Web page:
How Does Litigation Funding Affect Mediation?

Litigation funding is a means of financing a lawsuit. A third party “invests” in the lawsuit, helping to pay for the costs of litigation, then collects a portion of the recovery. It mostly helps plaintiffs, especially parties who could not afford to sue, such as class actions. If its side does not prevail – in other words, if the plaintiff doesn’t win at trial–, the funder gets nothing, and it loses the funds it provided. But if its side wins, the funder may collect most or all of the proceeds, depending on the arrangement it made with the party.

The idealistic justification for third-party litigation funders is that they level the playing field, allowing average citizens to seek justice from gigantic corporations. The concept of a wealthy person paying for an injured party’s lawsuit has been part of western civilization for centuries; it was known as champerty at common law.

This practice is booming in the U.S. these days, but it is not without controversy. The U.S. Chamber of Commerce recently complained to a Chicago federal judge that financiers can improperly influence legal proceedings and undermine attorney-client trust, in addition to posing a natural security risk. And then there’s the issue of what happens when the funder and the party disagree about litigation strategy. Although Burford Capital – the largest litigation financier in the U.S. — told “60 Minutes” last December that it lets its clients run their cases as they see fit, it is in a dispute right now with its “fund-ee” Sysco about whether to settle certain claims and at what price. As that case demonstrates, most lawsuits these days do not go to trial; they are resolved by pre-trial court rulings, or they are settled. They may be settled in mediation.

For mediators, the question is, how does litigation funding affect a party’s behavior – strategy, negotiation style, settlement steps – in a mediation, and how should mediators respond?

  1. Disclosure of existence of Litigation Funder: For starters, the mediator (and the other side) may not know that there is a litigation funder lurking in the background. Parties typically sign a Non-Disclosure Agreement (NDA) when they engage a litigation funder. The funder may choose not to attend the mediation, and if they do attend, their role as funder may not be clear. But some litigators believe it’s to plaintiff’s advantage to disclose the existence of a funder, as a sign that their case has merit—so much so that a stranger has invested in it. There are legal efforts to mandate disclosure of a third-party funder, both at the state and federal levels. Some states already require disclosure in certain types of cases.
  2. Risk assessment: One of a mediator’s key tools is the assessment of risk, asking each side, in a litigated case, to consider what is the risk that they will lose in court. Whether you win or lose, how much will you have to pay to get to a verdict? High litigation costs and a low damages award can turn a win into a loss. Mediators encourage plaintiffs to consider the costs of litigation in their assessment of risk. But a third-party litigation funder reduces that cost to practically zero. That changes the calculus: now, instead of, “I could lose big,” it’s “What do I have to lose?” Mediators have to use other tools in their toolbox to settle these cases.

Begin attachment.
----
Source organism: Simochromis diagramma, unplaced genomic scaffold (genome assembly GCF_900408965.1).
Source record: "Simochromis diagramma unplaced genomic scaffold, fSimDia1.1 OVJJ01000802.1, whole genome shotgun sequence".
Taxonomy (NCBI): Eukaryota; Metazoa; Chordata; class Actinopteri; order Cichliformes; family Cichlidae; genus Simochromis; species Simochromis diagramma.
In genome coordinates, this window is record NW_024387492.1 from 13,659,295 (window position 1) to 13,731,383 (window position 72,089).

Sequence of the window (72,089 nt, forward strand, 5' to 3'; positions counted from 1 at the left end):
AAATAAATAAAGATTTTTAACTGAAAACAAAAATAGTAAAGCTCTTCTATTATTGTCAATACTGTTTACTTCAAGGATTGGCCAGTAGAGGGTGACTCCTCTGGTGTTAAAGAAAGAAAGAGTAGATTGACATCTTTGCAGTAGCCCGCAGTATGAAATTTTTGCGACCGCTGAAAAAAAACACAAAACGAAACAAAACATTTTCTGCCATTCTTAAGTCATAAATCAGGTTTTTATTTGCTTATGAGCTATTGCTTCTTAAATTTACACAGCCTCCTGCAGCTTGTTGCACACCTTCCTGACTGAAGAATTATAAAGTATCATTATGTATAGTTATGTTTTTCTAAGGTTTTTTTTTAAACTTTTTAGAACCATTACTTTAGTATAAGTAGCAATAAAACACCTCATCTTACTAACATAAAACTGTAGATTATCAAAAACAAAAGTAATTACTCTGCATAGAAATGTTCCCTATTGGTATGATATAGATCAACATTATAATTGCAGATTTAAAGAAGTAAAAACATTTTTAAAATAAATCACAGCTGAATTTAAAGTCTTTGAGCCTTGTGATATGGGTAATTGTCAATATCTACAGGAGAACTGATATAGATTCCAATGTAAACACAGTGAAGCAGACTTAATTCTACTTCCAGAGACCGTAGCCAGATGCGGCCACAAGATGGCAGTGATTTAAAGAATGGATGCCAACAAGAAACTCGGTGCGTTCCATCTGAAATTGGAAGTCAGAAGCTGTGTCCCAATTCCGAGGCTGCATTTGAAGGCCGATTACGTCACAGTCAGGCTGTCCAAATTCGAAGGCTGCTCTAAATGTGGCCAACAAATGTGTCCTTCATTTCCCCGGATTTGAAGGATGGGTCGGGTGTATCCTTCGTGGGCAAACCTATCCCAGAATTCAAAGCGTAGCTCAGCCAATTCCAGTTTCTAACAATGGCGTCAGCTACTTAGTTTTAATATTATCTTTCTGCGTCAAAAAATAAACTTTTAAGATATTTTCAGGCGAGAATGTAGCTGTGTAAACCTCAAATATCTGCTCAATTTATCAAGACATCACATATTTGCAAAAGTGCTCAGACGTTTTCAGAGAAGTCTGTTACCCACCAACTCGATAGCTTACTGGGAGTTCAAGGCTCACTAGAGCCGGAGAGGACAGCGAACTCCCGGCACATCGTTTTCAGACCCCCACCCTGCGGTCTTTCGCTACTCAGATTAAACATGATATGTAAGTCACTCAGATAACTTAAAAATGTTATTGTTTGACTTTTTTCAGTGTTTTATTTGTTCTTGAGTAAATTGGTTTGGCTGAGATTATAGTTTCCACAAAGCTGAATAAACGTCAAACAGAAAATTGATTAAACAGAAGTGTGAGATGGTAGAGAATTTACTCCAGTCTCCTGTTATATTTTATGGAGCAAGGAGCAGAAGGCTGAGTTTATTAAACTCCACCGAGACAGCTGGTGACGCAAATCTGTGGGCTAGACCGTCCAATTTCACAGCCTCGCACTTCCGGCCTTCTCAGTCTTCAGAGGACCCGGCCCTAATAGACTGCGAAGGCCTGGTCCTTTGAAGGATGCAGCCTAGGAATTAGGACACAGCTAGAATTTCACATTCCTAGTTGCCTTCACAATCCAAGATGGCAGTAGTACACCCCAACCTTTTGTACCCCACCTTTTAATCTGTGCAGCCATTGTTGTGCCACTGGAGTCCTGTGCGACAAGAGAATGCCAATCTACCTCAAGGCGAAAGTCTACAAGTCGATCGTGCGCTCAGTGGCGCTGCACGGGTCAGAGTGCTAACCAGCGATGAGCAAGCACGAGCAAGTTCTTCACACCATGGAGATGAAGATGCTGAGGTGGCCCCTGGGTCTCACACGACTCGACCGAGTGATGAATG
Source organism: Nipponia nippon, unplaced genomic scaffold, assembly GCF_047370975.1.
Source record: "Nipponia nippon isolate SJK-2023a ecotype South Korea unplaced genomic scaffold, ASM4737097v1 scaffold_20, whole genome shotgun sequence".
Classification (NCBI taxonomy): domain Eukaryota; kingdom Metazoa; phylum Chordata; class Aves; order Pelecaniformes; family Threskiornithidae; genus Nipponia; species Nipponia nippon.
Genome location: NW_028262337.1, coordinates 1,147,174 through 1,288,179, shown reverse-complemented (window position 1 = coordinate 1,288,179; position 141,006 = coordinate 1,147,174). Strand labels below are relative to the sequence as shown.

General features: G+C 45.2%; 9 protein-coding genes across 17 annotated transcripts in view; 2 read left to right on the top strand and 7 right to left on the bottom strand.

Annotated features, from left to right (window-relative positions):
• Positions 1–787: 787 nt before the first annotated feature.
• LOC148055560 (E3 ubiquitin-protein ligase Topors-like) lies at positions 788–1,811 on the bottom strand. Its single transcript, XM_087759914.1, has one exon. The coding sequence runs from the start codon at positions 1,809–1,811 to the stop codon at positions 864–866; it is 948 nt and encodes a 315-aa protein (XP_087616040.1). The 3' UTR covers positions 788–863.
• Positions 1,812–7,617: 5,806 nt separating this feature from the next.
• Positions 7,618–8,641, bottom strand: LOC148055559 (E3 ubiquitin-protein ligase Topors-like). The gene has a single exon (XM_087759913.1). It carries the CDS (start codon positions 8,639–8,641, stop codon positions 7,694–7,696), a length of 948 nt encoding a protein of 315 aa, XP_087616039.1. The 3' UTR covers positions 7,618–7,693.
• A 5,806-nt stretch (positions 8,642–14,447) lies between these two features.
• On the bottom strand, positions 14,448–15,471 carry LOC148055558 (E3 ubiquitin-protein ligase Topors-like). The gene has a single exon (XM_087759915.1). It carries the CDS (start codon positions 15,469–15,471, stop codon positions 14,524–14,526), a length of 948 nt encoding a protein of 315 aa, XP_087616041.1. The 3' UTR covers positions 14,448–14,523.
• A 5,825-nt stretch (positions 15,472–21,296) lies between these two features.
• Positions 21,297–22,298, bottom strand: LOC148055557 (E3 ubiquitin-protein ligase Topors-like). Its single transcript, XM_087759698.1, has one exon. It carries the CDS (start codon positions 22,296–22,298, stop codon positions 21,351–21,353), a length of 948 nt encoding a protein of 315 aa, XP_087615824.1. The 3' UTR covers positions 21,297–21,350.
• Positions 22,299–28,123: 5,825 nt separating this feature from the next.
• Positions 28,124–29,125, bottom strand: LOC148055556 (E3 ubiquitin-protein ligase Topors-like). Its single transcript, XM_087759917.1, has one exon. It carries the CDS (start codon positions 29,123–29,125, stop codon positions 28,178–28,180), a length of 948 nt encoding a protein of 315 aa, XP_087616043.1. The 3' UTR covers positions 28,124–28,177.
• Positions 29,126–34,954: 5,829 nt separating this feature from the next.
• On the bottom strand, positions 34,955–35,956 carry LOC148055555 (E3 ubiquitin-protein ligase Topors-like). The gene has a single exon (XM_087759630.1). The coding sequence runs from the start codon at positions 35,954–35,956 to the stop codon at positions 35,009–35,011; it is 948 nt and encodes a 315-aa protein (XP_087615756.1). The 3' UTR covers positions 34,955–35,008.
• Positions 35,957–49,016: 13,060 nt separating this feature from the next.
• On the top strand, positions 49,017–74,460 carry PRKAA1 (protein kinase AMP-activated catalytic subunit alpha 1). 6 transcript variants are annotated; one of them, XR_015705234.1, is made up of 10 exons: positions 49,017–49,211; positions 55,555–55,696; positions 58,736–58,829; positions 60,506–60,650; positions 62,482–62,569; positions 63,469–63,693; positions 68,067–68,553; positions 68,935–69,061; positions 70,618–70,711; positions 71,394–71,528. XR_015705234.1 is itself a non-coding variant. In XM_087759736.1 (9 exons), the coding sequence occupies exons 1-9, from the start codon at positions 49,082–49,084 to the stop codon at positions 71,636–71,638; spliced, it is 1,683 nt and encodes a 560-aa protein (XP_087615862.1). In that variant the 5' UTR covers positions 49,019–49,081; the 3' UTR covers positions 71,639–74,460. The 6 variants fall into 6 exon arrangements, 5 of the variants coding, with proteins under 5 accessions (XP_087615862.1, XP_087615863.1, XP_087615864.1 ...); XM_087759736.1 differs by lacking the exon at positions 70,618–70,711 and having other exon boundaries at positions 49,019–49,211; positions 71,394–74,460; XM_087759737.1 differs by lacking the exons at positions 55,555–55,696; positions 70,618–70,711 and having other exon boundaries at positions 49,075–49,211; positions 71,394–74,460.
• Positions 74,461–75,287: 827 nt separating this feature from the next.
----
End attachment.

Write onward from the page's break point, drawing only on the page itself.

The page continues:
Of course, it’s also true that the litigation funder provides another set of eyes to evaluate the case. The funder has already asked the tough questions regarding the weaknesses of the case that a mediator might otherwise pose. The plaintiff may be more realistic about likely trial outcomes.

Or, both the funder and the plaintiff may have an inflated view of the value of their case, in which case the mediator may have to work twice as hard.

  1. Timing of settlement: Depending on the terms of the agreement between the party and the litigation funder, the party may have an incentive to settle sooner, as litigation funding contracts may have a sliding-scale repayment, with the portion of the proceeds taken by the funder increasing as time goes on.
  2. Value of the case: A gigantic finance company views money differently than an individual does. A defense offer of $100,000 may be insulting to the litigation funder but enticing to a cash-strapped plaintiff. This is why it’s wise for the funder not to get involved in litigation decisions such as what amount to accept in settlement. The more involved they are, the more the mediator will have to mediate between the funder and the party.

Barbara Reeves, a mediator with JAMS, wrote an article on how the presence of a third-party funder changes the decision-making of both parties in mediation. She concludes that — if a mediator is fully-informed about the presence of the funder — a mediator can successfully factor that into the settlement negotiations.

But it requires the mediator to approach the case with a different perspective, and to implement new tools in the toolbox.